This time the President intends to create the myRA through a presidential executive order and bypass Congress altogether. What is a presidential executive order (EO), and can he do this?

EOs are issued under the President’s statutory or constitutional authority. They are issued to federal agencies, department heads or other federal employees and are treated the same as a law. They take effect 30 days after being published in the Federal Register. EOs cannot be used to authorize illegal activities. They bypass both Congress and the federal courts.

Can they be overturned? Presidents frequently amend or revoke an EO. Congress could pass a law to amend an EO, but the President could also veto that law. Thus, it is difficult for Congress to revoke or amend an EO. The Supreme Court has the authority to declare an EO to be unconstitutional and can revoke it.

Bottom line, it looks as though it would be possible for the President to get his myRA concept off the ground. We will have to wait and see how this all turns out.

Jeffrey Levine, IRA Technical Consultant:

The basics covered in IRAtv video on myRA:

  • Aimed at those without company plans like 401(k)s
  • Ineligible to contribute after $191,000 of income (married filing joint); $129,000 (single)
  • Voluntary with low minimum initial deposit ($25) and low additions ($5)
  • After $15,000 accumulated or same account 30 for years, funds must be rolled over
  • White House indicates a Roth-like structure of no deduction for contribution, but tax-free later on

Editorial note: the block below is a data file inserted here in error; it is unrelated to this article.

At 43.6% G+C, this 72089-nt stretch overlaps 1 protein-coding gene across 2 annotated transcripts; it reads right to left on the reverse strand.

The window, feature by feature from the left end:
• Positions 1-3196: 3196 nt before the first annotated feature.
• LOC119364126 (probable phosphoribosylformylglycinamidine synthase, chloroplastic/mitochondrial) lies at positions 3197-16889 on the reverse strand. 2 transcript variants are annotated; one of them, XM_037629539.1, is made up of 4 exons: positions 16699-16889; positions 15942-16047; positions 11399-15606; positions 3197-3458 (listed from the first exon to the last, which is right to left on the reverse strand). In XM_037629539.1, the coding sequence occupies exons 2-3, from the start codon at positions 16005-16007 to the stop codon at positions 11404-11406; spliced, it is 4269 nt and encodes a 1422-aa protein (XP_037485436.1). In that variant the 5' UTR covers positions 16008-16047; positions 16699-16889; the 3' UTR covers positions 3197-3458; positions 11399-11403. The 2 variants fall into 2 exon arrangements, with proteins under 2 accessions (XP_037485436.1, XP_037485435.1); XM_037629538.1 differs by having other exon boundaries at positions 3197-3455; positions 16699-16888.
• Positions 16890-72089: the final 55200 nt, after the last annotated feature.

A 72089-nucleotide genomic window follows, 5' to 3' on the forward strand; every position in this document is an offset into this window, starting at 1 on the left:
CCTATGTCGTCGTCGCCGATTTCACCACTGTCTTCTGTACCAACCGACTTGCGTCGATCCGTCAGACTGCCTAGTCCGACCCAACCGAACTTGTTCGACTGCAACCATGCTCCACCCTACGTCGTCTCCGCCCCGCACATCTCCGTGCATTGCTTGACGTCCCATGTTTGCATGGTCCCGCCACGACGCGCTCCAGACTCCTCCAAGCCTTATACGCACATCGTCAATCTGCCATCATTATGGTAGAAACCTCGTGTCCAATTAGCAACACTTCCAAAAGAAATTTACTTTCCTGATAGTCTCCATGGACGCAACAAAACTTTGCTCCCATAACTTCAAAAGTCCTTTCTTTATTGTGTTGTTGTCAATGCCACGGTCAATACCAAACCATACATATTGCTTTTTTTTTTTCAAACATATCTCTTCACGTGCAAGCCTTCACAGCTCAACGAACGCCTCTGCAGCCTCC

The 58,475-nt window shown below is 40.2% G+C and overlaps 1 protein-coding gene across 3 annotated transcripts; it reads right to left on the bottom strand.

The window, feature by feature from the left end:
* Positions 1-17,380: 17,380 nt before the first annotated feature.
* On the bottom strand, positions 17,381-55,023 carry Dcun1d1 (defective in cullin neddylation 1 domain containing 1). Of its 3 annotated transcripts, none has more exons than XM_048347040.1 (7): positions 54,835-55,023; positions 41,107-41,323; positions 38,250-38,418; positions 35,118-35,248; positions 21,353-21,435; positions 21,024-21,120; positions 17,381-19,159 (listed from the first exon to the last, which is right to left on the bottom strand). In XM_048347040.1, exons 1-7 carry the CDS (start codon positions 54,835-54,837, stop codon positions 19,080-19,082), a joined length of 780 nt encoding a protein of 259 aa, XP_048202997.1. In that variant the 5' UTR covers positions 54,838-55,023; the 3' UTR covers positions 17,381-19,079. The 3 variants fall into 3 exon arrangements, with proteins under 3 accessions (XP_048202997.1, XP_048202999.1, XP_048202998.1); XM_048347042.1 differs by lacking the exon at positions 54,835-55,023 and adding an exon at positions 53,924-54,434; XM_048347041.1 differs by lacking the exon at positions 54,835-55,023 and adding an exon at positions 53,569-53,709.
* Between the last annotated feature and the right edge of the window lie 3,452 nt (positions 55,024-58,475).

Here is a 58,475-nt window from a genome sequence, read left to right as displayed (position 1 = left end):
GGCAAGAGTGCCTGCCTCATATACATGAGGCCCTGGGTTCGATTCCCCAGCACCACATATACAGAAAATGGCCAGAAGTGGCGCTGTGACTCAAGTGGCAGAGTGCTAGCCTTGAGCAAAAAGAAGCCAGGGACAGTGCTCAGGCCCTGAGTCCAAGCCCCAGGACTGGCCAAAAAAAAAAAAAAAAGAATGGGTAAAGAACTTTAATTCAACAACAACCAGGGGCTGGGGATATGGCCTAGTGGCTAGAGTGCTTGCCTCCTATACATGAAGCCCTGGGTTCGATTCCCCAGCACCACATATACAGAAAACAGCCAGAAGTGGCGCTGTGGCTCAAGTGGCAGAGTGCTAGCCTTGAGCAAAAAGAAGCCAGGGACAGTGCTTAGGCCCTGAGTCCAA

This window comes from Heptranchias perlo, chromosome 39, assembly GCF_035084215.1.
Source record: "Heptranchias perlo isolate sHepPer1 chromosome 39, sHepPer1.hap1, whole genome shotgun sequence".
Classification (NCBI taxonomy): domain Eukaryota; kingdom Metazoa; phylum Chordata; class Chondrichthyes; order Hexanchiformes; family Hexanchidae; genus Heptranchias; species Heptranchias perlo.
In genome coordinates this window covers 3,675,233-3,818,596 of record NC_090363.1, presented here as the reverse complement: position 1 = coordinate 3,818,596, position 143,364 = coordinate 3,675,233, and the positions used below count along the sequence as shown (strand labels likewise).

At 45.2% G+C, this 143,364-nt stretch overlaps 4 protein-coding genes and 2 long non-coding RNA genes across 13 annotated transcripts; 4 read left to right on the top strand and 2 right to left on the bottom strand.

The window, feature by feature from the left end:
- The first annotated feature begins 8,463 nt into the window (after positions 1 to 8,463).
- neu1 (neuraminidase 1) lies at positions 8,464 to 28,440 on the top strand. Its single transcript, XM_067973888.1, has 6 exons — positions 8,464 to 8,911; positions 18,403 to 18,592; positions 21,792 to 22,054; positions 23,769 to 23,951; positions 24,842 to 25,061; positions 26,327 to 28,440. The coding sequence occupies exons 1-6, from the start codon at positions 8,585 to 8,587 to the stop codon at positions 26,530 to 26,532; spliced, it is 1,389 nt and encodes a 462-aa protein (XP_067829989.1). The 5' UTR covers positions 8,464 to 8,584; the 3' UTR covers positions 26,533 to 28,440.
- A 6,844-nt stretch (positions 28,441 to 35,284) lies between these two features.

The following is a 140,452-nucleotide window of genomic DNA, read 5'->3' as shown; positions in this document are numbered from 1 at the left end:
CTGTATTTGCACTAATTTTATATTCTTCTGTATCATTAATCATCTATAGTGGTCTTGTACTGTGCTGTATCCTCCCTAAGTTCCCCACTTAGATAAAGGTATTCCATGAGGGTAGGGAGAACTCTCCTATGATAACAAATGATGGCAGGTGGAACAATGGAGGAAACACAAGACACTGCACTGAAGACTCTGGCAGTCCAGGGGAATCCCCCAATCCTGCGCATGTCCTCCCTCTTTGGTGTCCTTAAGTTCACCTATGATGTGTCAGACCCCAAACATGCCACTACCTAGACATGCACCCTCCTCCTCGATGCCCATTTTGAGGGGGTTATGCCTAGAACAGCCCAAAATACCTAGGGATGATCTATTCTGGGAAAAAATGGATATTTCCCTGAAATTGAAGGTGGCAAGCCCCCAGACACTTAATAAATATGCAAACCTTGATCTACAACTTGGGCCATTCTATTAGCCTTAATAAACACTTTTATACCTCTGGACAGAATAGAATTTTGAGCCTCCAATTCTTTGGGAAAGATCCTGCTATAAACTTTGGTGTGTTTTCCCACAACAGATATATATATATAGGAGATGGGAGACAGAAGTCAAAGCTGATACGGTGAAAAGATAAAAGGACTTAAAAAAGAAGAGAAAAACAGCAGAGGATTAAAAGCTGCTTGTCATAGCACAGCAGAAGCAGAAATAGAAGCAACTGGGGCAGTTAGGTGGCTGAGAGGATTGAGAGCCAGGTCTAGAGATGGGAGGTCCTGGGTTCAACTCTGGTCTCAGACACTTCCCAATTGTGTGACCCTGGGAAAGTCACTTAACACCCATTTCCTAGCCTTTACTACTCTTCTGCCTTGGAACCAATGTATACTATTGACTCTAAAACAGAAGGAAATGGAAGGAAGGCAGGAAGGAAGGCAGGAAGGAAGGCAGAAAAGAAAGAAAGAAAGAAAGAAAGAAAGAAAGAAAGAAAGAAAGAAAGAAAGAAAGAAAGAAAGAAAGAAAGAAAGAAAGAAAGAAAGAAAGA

• Employer requirements unclear to this point

Why is it structured this way?
Most likely because it appears the President can do this, along with the Treasury, without Congressional action (as confirmed Wednesday afternoon by Treasury Secretary Jack Lew). President Obama had 6 retirement proposals in last year’s budget. None of them have materialized so far because most or all of them required Congressional action to implement. This appears not to require such action.

The myRA is not going to be enough on its own, but it can be a nice supplement to building a tax-free retirement account. It will also be a great way to encourage young or small savers because of the low minimums and the fact that the accounts are guaranteed. Starting early on is important because of the power of compounding and because of the mindset it puts you in.

The myRA might be able to be used as an emergency fund, similar to Roth IRA contributions. There would be no penalty or tax for early removal. However, people should only use these funds before retirement if absolutely necessary. If they go buy the latest video game system, a new car or some new clothes with the money, it’s not going to help. No special type of account can change that.

There’s always been two questions to answer: what type of account to save in and what to put in it? This account seems to blur that line.

The White House also released a fact sheet from The State of the Union address and had this to say about the proposed retirement plan.

Creating “myRA” – A New Starter Savings Account to Help Millions Save for Retirement. The President will take executive action to create a simple, safe and affordable “starter” retirement savings account available through employers to help millions of Americans save for retirement. This savings account would be offered through a familiar Roth IRA account and, like savings bonds, would be backed by the U.S. government.

Articles of Interest:
Here are two articles of interest that give a good explanation of the initial proposal (you need to be a Wall Street Journal subscriber to read the second article):

Will Obama’s ‘myRA’ plan take off? from MarketWatch 
Obama announces new retirement accounts

Now, we mentioned the electric Twitter discussions that took place right after the President’s announced proposal last night. Below, we share a selection that includes some of the best analysis from financial advisors, thought leaders and financial media members.

Make sure to keep a close eye on, as we will have more information on this proposal as it becomes available.